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Could Salmon Return to the Upper Columbia River?

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Pacific Northwest tribes look into returning salmon to their original spawning grounds.

Salmon have not been seen north of Washington’s Chief Joseph Dam for more than 70 years. Last month, the Upper Columbia United Tribes proposed a study that could see the return of a once abundant species to the upper Columbia River.

The UCUT represents the Spokane, Coeur d’Alene, Kalispel, Kootenai and Confederated Colville tribes of Washington and Idaho.

The study proposal cites the cultural and religious significance of salmon for Pacific Northwest tribes:

Since time immemorial, indigenous people in the Columbia Basin lived a way of life that was sustained by a healthy ecosystem. Fish were a mainstay of their diet – sustaining them both physically and spiritually. Salmon still connect the native people of the Pacific Northwest to the Earth and to each other.

The Columbia River Basin covers seven states and British Columbia, from the Pacific Ocean to Yellowstone National Park.

Image via Wikicommons
Wikicommons

 

Two upper Columbia River Dams, the Grand Coulee and the Chief Joseph, were built without fish ladders which left millions of salmon shut out of their spawning grounds. The resulting die-off brought an end to a 10,000-year-old Native American fishery, as well as a species of supersalmon nicknamed “June hogs.”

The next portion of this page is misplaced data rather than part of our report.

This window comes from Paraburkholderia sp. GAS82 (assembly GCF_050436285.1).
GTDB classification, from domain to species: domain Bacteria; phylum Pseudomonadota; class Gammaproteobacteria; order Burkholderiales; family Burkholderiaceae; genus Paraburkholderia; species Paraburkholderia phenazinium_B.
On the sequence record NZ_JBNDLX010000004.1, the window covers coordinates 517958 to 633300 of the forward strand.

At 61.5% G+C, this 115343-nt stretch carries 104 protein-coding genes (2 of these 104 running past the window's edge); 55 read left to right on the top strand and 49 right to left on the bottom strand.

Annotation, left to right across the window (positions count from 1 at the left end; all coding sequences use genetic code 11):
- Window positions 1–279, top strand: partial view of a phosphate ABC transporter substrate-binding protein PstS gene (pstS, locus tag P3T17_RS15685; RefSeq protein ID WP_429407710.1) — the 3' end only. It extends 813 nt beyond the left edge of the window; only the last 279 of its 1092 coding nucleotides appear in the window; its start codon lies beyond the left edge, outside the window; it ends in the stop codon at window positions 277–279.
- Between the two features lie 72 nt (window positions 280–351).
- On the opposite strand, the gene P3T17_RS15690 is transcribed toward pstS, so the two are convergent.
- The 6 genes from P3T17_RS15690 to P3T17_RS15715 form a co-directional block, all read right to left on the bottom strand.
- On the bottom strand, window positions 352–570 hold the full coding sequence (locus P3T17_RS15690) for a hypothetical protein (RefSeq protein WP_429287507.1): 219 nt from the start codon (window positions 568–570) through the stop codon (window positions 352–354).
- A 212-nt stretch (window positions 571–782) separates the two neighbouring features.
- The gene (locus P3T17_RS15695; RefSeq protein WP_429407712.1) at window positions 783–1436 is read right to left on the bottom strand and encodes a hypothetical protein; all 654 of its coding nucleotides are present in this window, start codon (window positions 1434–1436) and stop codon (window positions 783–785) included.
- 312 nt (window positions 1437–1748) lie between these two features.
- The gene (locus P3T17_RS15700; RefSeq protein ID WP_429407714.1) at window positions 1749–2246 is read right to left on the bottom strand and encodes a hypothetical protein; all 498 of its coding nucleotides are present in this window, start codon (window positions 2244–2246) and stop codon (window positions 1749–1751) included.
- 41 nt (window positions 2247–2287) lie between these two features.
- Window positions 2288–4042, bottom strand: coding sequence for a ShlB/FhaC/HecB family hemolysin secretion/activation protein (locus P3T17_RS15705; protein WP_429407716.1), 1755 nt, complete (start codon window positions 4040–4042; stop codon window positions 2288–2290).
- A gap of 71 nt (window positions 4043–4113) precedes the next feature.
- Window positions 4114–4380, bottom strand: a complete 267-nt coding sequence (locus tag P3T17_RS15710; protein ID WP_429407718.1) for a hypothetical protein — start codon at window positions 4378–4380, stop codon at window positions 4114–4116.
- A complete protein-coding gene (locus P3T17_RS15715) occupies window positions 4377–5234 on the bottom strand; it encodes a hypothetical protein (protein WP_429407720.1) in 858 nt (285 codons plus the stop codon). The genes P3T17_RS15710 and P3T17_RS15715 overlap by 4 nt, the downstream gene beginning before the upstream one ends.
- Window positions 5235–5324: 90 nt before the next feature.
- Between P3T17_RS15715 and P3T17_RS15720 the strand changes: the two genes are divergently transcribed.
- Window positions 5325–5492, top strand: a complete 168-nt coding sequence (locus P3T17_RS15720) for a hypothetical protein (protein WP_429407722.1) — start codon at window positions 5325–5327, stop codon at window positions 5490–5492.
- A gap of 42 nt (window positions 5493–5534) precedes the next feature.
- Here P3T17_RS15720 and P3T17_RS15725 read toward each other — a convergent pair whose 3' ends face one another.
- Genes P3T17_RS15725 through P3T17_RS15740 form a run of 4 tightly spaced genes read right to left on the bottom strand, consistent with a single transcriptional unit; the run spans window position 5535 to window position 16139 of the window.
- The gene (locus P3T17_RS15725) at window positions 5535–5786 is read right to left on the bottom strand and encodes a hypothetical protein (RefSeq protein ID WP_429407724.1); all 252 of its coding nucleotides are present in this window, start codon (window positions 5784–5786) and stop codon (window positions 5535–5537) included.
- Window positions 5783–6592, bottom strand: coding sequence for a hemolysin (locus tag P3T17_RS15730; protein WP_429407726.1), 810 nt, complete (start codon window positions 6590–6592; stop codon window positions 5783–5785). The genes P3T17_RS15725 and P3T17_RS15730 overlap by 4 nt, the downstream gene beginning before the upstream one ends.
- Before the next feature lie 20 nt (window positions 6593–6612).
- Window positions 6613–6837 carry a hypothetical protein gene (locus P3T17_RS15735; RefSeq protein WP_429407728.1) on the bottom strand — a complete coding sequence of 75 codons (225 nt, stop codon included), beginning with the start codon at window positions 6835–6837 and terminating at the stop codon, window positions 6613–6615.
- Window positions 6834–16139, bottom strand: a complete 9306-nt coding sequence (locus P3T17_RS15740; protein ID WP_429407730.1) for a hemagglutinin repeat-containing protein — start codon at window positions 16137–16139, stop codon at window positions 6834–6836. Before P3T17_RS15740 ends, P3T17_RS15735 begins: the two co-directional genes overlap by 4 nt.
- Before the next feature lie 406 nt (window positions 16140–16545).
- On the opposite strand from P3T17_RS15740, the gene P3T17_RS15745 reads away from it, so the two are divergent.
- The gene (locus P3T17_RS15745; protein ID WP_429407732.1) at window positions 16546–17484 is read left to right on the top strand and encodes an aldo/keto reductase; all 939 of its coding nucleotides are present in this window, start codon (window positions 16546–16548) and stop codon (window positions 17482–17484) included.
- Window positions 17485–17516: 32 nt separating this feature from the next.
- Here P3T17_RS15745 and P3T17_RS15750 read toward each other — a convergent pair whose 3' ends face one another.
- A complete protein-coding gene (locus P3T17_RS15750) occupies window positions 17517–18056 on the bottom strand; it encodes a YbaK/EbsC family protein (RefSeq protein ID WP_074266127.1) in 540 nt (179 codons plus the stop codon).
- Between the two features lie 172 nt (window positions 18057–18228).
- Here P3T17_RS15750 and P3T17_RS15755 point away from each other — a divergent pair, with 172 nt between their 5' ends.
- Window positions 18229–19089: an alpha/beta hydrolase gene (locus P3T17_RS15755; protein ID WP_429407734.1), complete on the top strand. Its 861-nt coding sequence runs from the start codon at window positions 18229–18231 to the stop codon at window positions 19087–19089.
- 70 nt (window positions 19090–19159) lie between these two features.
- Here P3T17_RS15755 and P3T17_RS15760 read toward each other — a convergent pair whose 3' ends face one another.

Fish passage to Idaho is also blocked by the Hells Canyon Dam on the Snake River, a major tributary of the Columbia.

Tom Karier of the Northwest Power and Conservation Council told The Oregonian that extensive research would need to be conducted to ensure that salmon could survive in the altered upper Columbia habitat.

The study proposal also calls for modernizing the 1964 Columbia River Treaty, an agreement between the United States and Canada that addressed power generation and flood control along the river. The Columbia River Inter-Tribal Fish Commission supports adding a third purpose, “Ecosystem Based Function,” to the Treaty, which would make fish passage and species reintroduction a priority in the coming decades.

The Treaty saw its 50th anniversary last year, and a modernization proposal is being considered by the State Department.

Could Salmon Return to the Upper Columbia River?